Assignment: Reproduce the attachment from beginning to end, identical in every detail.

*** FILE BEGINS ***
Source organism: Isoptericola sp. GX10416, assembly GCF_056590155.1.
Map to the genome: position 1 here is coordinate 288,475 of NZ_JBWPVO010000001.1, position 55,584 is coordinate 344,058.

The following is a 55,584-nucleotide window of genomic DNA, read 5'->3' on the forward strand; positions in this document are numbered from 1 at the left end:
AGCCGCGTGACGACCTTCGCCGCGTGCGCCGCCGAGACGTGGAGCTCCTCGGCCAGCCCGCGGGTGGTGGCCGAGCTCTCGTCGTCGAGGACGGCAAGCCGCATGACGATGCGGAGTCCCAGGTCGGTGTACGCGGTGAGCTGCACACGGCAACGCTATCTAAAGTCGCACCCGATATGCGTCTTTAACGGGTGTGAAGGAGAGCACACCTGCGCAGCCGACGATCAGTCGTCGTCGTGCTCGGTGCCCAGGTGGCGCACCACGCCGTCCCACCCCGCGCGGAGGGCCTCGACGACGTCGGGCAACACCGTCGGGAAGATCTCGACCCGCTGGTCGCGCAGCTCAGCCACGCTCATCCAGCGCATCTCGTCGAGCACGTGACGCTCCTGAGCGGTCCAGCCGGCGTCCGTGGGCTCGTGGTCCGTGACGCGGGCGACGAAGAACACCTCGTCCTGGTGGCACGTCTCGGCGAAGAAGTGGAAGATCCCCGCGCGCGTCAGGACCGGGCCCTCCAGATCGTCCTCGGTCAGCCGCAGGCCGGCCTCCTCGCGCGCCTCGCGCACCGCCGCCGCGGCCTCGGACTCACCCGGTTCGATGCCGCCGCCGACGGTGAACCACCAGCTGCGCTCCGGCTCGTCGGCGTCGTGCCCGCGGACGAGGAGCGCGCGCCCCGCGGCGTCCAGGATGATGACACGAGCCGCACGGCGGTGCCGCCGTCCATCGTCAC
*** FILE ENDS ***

Source organism: Isoptericola sp. GX10416, assembly GCF_056590155.1.
Map to the genome: position 1 here is coordinate 288,475 of NZ_JBWPVO010000001.1, position 55,584 is coordinate 344,058.

The following is a 55,584-nucleotide window of genomic DNA, read 5'->3' on the forward strand; positions in this document are numbered from 1 at the left end:
AGCCGCGTGACGACCTTCGCCGCGTGCGCCGCCGAGACGTGGAGCTCCTCGGCCAGCCCGCGGGTGGTGGCCGAGCTCTCGTCGTCGAGGACGGCAAGCCGCATGACGATGCGGAGTCCCAGGTCGGTGTACGCGGTGAGCTGCACACGGCAACGCTATCTAAAGTCGCACCCGATATGCGTCTTTAACGGGTGTGAAGGAGAGCACACCTGCGCAGCCGACGATCAGTCGTCGTCGTGCTCGGTGCCCAGGTGGCGCACCACGCCGTCCCACCCCGCGCGGAGGGCCTCGACGACGTCGGGCAACACCGTCGGGAAGATCTCGACCCGCTGGTCGCGCAGCTCAGCCACGCTCATCCAGCGCATCTCGTCGAGCACGTGACGCTCCTGAGCGGTCCAGCCGGCGTCCGTGGGCTCGTGGTCCGTGACGCGGGCGACGAAGAACACCTCGTCCTGGTGGCACGTCTCGGCGAAGAAGTGGAAGATCCCCGCGCGCGTCAGGACCGGGCCCTCCAGATCGTCCTCGGTCAGCCGCAGGCCGGCCTCCTCGCGCGCCTCGCGCACCGCCGCCGCGGCCTCGGACTCACCCGGTTCGATGCCGCCGCCGACGGTGAACCACCAGCTGCGCTCCGGCTCGTCGGCGTCGTGCCCGCGGACGAGGAGCGCGCGCCCCGCGGCGTCCAGGATGATGACACGAGCCGCACGGCGGTGCCGCCGTCCATCGTCAC